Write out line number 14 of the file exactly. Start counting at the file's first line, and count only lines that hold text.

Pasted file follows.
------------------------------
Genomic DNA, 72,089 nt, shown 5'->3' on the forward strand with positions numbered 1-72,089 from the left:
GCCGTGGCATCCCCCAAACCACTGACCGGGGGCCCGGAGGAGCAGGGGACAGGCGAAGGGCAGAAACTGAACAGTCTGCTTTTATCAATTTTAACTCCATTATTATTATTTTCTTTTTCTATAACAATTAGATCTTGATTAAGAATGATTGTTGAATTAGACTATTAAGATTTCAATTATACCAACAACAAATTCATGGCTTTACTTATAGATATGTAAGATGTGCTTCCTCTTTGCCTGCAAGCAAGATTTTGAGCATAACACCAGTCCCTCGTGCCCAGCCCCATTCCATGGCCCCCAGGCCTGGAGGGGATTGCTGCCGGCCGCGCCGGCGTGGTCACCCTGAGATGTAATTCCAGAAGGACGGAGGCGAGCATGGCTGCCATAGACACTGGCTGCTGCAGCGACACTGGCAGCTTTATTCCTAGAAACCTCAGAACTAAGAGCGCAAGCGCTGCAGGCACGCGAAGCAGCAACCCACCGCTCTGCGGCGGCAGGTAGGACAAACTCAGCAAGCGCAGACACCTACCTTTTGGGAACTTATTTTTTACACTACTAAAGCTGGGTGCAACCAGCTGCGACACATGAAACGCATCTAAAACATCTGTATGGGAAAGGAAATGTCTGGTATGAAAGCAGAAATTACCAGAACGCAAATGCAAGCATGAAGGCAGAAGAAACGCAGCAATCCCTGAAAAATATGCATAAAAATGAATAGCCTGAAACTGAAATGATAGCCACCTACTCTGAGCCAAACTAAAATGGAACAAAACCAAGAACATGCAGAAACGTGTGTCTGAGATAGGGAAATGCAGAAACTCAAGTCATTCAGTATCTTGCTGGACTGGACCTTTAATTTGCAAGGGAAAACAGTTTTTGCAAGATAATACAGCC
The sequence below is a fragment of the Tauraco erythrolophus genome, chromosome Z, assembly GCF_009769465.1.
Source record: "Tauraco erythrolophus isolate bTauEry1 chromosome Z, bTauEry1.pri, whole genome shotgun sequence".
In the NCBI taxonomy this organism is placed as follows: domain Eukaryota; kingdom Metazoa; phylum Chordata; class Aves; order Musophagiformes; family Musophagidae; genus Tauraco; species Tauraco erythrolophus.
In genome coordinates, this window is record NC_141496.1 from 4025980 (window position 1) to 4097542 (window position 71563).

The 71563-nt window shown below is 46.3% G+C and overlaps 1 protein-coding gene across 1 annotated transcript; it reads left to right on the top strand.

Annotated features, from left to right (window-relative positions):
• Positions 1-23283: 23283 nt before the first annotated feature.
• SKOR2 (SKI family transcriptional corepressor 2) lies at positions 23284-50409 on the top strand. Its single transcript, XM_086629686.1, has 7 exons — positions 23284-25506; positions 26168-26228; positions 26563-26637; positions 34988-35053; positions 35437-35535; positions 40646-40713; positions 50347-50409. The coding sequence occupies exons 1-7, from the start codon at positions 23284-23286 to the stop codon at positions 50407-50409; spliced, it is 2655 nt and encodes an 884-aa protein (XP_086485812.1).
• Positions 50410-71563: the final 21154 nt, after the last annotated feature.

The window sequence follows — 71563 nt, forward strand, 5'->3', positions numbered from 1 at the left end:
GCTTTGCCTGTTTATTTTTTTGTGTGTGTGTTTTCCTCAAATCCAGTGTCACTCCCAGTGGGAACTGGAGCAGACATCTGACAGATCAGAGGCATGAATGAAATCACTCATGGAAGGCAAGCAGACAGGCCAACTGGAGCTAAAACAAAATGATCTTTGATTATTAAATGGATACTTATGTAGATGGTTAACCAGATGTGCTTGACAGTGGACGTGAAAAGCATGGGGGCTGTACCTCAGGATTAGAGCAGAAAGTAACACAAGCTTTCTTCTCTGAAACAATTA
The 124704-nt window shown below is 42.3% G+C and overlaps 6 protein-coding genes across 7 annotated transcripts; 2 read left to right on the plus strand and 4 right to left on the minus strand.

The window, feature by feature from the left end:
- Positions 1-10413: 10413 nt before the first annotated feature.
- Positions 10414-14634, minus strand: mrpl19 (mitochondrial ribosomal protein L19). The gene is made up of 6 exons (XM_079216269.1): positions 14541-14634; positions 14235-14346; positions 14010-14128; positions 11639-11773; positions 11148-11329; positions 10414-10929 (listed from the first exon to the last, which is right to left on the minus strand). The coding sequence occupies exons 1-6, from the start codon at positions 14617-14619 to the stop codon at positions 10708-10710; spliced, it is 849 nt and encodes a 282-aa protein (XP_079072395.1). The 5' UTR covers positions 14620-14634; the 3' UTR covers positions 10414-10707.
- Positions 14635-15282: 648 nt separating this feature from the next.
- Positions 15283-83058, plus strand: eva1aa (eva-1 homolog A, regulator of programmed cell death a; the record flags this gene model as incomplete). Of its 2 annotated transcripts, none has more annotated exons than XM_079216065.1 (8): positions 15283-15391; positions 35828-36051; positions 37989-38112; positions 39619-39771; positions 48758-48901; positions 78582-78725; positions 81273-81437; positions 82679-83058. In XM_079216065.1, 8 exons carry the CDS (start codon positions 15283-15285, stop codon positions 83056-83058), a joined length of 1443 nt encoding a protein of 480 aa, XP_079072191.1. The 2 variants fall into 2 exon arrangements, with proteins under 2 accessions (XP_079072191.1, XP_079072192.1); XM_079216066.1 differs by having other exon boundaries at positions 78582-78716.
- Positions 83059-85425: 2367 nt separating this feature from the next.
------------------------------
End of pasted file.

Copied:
The 124704-nt window shown below is 42.3% G+C and overlaps 6 protein-coding genes across 7 annotated transcripts; 2 read left to right on the plus strand and 4 right to left on the minus strand.